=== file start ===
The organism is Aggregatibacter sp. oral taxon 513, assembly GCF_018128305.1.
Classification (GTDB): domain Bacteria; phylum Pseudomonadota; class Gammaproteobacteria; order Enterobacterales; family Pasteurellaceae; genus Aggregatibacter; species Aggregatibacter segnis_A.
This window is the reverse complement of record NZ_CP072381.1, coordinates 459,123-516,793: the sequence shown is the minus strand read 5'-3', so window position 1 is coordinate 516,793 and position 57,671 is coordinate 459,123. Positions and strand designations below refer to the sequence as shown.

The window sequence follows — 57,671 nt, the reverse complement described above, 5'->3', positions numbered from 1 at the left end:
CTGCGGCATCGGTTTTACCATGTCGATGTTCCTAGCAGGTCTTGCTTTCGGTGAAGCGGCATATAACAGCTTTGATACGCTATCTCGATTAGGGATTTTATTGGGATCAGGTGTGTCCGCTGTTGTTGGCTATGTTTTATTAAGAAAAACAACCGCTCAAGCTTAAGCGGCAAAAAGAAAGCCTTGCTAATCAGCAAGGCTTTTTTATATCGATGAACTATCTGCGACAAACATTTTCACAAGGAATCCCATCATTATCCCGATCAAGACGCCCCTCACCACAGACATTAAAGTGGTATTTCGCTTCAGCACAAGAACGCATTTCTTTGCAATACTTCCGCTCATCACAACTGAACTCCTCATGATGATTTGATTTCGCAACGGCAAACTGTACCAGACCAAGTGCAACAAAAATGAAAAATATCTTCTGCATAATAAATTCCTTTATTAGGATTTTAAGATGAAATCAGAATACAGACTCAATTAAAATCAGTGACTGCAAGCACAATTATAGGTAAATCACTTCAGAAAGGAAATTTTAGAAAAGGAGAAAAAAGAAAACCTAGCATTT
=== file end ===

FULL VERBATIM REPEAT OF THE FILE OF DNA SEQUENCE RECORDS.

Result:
The organism is Aggregatibacter sp. oral taxon 513, assembly GCF_018128305.1.
Classification (GTDB): domain Bacteria; phylum Pseudomonadota; class Gammaproteobacteria; order Enterobacterales; family Pasteurellaceae; genus Aggregatibacter; species Aggregatibacter segnis_A.
This window is the reverse complement of record NZ_CP072381.1, coordinates 459,123-516,793: the sequence shown is the minus strand read 5'-3', so window position 1 is coordinate 516,793 and position 57,671 is coordinate 459,123. Positions and strand designations below refer to the sequence as shown.

The window sequence follows — 57,671 nt, the reverse complement described above, 5'->3', positions numbered from 1 at the left end:
CTGCGGCATCGGTTTTACCATGTCGATGTTCCTAGCAGGTCTTGCTTTCGGTGAAGCGGCATATAACAGCTTTGATACGCTATCTCGATTAGGGATTTTATTGGGATCAGGTGTGTCCGCTGTTGTTGGCTATGTTTTATTAAGAAAAACAACCGCTCAAGCTTAAGCGGCAAAAAGAAAGCCTTGCTAATCAGCAAGGCTTTTTTATATCGATGAACTATCTGCGACAAACATTTTCACAAGGAATCCCATCATTATCCCGATCAAGACGCCCCTCACCACAGACATTAAAGTGGTATTTCGCTTCAGCACAAGAACGCATTTCTTTGCAATACTTCCGCTCATCACAACTGAACTCCTCATGATGATTTGATTTCGCAACGGCAAACTGTACCAGACCAAGTGCAACAAAAATGAAAAATATCTTCTGCATAATAAATTCCTTTATTAGGATTTTAAGATGAAATCAGAATACAGACTCAATTAAAATCAGTGACTGCAAGCACAATTATAGGTAAATCACTTCAGAAAGGAAATTTTAGAAAAGGAGAAAAAAGAAAACCTAGCATTT